The Church and the Sacraments, The Time of the Reformation, Views on the Church, Baptism (Romish View)

Rome, we noted in our preceding article, contends that, whereas the Protestant conception of the sacrament of baptism is superficial, its own conception of this sacrament is rich and profound. The Canons of the Council of Trent on the subject of baptism are brief and comprehensive. The Canons anathematize those who teach that Christian baptism has no superior efficacy to that of John the Baptist; that true, natural water is not essential in the administration of this sacrament, or that the language of our Lord in John 3:5, "Except a man be born of water, etc.," is to be understood metaphorically; that heretical baptism if performed in the right way and with the intention of doing what the Church does is not valid; that baptism is a matter of indifference, and not necessary to salvation; and also those who deny the propriety, necessity, or efficacy of infant baptism.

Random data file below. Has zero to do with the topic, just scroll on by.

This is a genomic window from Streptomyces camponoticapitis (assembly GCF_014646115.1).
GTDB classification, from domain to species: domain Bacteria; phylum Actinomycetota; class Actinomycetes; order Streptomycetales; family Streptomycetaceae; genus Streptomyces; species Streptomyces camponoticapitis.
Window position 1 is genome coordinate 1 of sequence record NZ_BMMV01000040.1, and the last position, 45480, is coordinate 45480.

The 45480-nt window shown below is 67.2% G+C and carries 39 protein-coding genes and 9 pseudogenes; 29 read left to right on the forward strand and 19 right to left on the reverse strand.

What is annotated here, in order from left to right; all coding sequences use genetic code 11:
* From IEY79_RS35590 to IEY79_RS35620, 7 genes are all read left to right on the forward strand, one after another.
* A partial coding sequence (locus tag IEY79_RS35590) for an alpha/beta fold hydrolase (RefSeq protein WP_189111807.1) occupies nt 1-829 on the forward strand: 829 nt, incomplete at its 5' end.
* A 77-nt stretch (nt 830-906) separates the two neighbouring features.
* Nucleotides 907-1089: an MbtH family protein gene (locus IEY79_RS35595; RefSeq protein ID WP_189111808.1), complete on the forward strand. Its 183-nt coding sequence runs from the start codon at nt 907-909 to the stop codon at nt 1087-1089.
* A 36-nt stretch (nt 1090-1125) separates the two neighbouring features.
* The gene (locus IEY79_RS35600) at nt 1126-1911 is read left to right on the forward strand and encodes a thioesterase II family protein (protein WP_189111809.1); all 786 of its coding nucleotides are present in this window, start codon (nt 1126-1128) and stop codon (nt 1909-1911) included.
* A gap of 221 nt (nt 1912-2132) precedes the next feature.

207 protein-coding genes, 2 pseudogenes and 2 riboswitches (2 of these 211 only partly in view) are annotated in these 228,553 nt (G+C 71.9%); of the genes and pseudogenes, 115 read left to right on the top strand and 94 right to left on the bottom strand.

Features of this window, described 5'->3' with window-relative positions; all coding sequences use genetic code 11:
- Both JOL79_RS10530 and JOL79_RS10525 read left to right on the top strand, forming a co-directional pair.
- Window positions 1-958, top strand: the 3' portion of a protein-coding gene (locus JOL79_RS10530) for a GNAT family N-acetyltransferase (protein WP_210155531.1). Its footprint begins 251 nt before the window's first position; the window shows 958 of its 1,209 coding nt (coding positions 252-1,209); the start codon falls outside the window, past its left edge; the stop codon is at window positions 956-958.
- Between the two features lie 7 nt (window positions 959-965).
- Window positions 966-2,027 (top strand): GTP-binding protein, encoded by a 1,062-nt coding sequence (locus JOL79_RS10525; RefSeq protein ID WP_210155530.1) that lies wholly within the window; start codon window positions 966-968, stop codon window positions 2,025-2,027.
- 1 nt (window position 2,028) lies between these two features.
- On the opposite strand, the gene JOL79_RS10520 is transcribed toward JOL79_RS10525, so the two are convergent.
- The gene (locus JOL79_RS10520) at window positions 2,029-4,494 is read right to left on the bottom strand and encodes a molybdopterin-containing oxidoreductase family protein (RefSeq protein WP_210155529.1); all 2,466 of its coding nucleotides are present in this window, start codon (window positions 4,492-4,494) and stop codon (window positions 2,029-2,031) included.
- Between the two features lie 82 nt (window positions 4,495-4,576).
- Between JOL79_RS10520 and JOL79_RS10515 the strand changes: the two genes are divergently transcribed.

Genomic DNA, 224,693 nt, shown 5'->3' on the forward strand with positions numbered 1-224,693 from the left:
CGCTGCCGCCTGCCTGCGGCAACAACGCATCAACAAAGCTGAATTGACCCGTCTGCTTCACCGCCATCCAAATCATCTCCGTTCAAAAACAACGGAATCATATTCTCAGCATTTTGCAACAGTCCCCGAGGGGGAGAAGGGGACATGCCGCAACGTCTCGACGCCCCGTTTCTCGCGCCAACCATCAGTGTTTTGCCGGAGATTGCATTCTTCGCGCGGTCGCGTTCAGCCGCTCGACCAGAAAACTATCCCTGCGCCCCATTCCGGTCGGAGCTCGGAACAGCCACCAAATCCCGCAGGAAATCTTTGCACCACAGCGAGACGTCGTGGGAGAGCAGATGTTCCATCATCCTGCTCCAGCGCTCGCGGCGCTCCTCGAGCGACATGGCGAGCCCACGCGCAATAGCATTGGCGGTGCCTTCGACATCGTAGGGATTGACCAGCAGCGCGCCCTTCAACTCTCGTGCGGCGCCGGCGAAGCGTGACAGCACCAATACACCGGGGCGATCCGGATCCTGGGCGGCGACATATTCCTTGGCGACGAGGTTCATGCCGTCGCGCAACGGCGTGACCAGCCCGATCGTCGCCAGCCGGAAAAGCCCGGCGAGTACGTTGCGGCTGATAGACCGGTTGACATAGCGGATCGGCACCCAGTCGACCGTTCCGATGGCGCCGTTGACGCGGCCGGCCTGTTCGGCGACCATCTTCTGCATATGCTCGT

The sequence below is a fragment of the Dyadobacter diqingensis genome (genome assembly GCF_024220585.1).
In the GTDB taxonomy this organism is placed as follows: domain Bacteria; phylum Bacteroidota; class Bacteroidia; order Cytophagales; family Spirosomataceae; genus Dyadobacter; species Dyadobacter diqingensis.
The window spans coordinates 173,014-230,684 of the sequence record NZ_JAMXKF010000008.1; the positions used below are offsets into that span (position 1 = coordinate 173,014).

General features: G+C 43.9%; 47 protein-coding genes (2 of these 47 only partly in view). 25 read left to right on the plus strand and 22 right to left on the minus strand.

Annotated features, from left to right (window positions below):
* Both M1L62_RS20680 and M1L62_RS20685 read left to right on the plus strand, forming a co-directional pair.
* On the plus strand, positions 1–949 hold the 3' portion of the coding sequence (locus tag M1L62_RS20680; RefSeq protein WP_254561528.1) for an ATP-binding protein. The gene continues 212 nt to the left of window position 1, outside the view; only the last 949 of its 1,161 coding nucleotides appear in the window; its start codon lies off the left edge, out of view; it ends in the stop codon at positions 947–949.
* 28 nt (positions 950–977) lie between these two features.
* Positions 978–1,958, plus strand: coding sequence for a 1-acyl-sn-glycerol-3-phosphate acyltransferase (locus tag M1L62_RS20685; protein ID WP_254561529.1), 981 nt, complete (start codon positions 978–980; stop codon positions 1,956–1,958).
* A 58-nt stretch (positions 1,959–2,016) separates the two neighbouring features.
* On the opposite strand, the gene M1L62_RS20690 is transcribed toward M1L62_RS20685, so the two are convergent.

Rome believes that baptism is absolutely necessary unto salvation. In fact, it renders the efficacy of the cross of Calvary and the blood of the Lamb of God as dependent upon this sacrament. Of interest, in this connection, is what the Fathers Rumble and Carty have to say about the significance of Christ's redemptive work upon the cross. In answer to Question 807 in Volume III of their Radio Replies, "Was Christ's death for the remissions of sins useless?," they answer as follows: "NO." That is evident from the fact that some are saved through that death who would not otherwise be saved. Here let me explain the character of Christ's redemptive work. By his sin, Adam forfeited for himself and all his posterity any right to heaven. And we are all born in spiritual bankruptcy as far as our inheritance of eternal supernatural happiness is concerned. Now Christ died to atone for the sin of Adam, and make it possible for men to recover their right to heaven. But He Himself laid down the conditions by which our souls would benefit by His death. And one of the necessary conditions He declared to be Baptism. If an infant dies without Baptism, therefore, it lacks the application to itself of Christ's merits. But that does not mean that His death was useless in itself. The soul in whose case the conditions appointed by Christ are not verified, fails to benefit by the all-sufficient price He has paid." Hence, Christ merely died to make it possible for men to recover their right to heaven. But He Himself laid down the conditions by which souls would benefit by His death. And one of the necessary conditions He declared to be baptism. So, if an infant dies without baptism, it lacks the application to itself of the benefits of Christ. And the possibility remains, therefore, that a person for whom Christ died may never be saved.